Amona, though, is merely the flashpoint for the much larger issue. An Israeli army database, leaked in 2009, listed more than 30 settlements built at least in part on private Palestinian land. More lawsuits are pending. Right-wing politicians want a sweeping measure to protect the settlements—that is, to legalize the land theft. In parliament, Jewish Home is pushing legislation known as the Regularization Law. It would allow the state to grant settlers the right to continue using other people's land. The state would pay compensation to the owners. In all but name, this is expropriation.

This is a radical measure, as Cambridge University professor of international law Eyal Benvenisti explained to me. “For the first time, the Knesset would be legislating for ... the West Bank.” Until now, Israel's declared legal framework for ruling the West Bank has been that of “belligerent occupation,” meaning that it's outside the territory of the state and governed by the military. Countries don't normally pass laws for land outside their borders. The law would also would violate the 1907 Hague Convention, which among other things protects the property rights of the occupied population. And it would further weaken Israel's argument that its settlements don't violate the Fourth Geneva Convention of 1949, which says that an occupying power must not “transfer parts of its own civilian population into the territory it occupies.” Israel maintains that it merely allows its citizens to move to the West Bank. “The moment the Knesset takes an active step that helps settlement,” says Benvenisti, it weakens this argument.

Let me put this differently: Pass a law like that, you're saying “annexation” in a loud stage whisper. That's fine with hard-liners in Netanyahu's coalition, who at a minimum would like to annex the settlements.

Netanyahu, as I said, wants to maintain the more defensible facade of occupation. He also wants to maintain his coalition. So he flip-flopped on the bill. The Amona crisis upped the pressure. Last week, with Netanyahu's backing, the bill passed a major hurdle—a preliminary vote in the Knesset that sends it to committee. But due to a compromise with coalition moderates, the latest version doesn't supersede previous court rulings. That is, Netanyahu got the diplomatic damage of a step toward annexation—but still had to evacuate Amona.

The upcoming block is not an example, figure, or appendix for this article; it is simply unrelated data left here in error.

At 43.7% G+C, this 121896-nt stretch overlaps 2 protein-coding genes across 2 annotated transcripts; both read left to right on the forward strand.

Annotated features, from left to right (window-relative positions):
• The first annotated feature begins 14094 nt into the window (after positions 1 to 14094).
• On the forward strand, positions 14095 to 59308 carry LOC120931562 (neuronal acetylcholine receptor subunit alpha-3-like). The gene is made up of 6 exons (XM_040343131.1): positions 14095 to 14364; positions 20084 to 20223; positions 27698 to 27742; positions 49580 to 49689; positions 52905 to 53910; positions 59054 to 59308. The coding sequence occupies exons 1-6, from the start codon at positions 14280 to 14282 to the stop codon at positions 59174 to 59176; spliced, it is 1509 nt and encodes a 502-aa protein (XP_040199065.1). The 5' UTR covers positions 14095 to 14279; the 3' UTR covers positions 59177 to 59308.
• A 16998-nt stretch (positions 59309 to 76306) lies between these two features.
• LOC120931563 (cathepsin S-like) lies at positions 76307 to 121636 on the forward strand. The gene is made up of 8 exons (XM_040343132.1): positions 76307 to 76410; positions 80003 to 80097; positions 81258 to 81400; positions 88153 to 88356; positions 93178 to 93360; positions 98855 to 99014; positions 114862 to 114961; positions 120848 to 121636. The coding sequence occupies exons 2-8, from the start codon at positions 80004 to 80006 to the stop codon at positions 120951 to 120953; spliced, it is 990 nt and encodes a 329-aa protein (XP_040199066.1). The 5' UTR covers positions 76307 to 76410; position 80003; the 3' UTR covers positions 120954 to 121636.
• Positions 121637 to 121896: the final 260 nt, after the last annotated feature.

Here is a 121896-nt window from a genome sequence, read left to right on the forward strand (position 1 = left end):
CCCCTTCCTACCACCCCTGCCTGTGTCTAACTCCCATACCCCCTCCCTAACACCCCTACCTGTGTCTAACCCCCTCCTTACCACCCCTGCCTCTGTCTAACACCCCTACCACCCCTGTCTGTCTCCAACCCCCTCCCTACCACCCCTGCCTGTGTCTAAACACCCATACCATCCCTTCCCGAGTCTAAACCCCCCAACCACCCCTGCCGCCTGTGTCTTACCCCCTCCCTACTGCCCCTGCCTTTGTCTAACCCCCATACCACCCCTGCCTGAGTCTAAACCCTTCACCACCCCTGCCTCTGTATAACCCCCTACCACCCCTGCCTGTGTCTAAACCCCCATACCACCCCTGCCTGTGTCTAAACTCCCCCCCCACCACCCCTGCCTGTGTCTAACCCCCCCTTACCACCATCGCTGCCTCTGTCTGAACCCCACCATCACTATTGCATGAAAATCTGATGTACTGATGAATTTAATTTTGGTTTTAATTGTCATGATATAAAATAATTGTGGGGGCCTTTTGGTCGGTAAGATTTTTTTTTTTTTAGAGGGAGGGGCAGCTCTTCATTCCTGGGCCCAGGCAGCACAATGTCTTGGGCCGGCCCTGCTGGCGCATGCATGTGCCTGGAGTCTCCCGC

In the latest twist, the government has offered Amona's residents to move them to land right next to the existing settlement, in return for a written commitment not to resist the evacuation. As I write, the settlers are weighing the offer. The catch is that the neighboring land is also privately owned, so the deal could collapse in court.

All this would be much easier for the prime minister if the Amona deadline had been just a few weeks later. Right now, Palestinian President Mahmud Abbas is seeking a Security Council resolution condemning Israeli settlements. A Palestinian delegation is about to hold talks in Washington aimed at agreeing on language that the outgoing Obama administration would not veto. The window of opportunity for the resolution closes on January 20 when Donald Trump is sworn in as president.

Even with the expropriation bill still in committee, says long-time Israeli diplomat Oded Eran, “I'm fairly sure that the very attempt to legislate it will cause the [Obama] administration to abstain, which means the resolution will pass.” Eran, now at the Institute for National Security Studies in Tel Aviv, says that to get to a yes in Washington, the Palestinians will need to submit the resolution under Chapter 6 of the UN Charter. That means it won't include sanctions. Even so, he says, “it will change the atmosphere. It creates tools [for the Palestinians] to turn to other bodies, such as the International [Criminal] Court in The Hague. You can't know how far it will snowball.”

It's possible that Netanyahu will succeed in turning December 25 back into an ordinary day, without police and protesters fighting in front of TV cameras on a hilltop. It's possible that he'll make it past January 20 without a Security Council resolution. The settlers' allies in parliament will still want to pass the Regularization Law. The irresolvable contradiction between “temporary” occupation and permanent settlement will remain.

In the face of this, the Netanyahu Doctrine will remain the same: to delay, to postpone, to put things off—and to hope that the world is distracted enough by problems elsewhere to ignore creeping annexation.